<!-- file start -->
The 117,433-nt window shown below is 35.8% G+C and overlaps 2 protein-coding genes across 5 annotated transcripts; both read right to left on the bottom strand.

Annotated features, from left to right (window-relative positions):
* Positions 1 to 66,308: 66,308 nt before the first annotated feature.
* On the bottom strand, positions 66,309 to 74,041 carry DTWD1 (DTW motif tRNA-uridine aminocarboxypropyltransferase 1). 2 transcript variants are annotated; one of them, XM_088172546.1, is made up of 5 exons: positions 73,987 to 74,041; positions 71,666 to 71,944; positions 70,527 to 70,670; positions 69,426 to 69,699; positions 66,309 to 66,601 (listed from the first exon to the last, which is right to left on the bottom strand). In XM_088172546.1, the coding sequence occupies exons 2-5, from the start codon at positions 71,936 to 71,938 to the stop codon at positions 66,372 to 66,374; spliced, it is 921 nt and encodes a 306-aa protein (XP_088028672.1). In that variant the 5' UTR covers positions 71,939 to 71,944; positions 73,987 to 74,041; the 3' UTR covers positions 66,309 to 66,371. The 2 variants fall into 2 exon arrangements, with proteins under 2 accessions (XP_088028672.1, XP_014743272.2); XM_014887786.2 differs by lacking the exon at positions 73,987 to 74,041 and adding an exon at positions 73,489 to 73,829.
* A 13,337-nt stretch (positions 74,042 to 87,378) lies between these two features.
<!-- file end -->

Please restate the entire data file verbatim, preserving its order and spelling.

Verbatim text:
The 117,433-nt window shown below is 35.8% G+C and overlaps 2 protein-coding genes across 5 annotated transcripts; both read right to left on the bottom strand.

Annotated features, from left to right (window-relative positions):
* Positions 1 to 66,308: 66,308 nt before the first annotated feature.
* On the bottom strand, positions 66,309 to 74,041 carry DTWD1 (DTW motif tRNA-uridine aminocarboxypropyltransferase 1). 2 transcript variants are annotated; one of them, XM_088172546.1, is made up of 5 exons: positions 73,987 to 74,041; positions 71,666 to 71,944; positions 70,527 to 70,670; positions 69,426 to 69,699; positions 66,309 to 66,601 (listed from the first exon to the last, which is right to left on the bottom strand). In XM_088172546.1, the coding sequence occupies exons 2-5, from the start codon at positions 71,936 to 71,938 to the stop codon at positions 66,372 to 66,374; spliced, it is 921 nt and encodes a 306-aa protein (XP_088028672.1). In that variant the 5' UTR covers positions 71,939 to 71,944; positions 73,987 to 74,041; the 3' UTR covers positions 66,309 to 66,371. The 2 variants fall into 2 exon arrangements, with proteins under 2 accessions (XP_088028672.1, XP_014743272.2); XM_014887786.2 differs by lacking the exon at positions 73,987 to 74,041 and adding an exon at positions 73,489 to 73,829.
* A 13,337-nt stretch (positions 74,042 to 87,378) lies between these two features.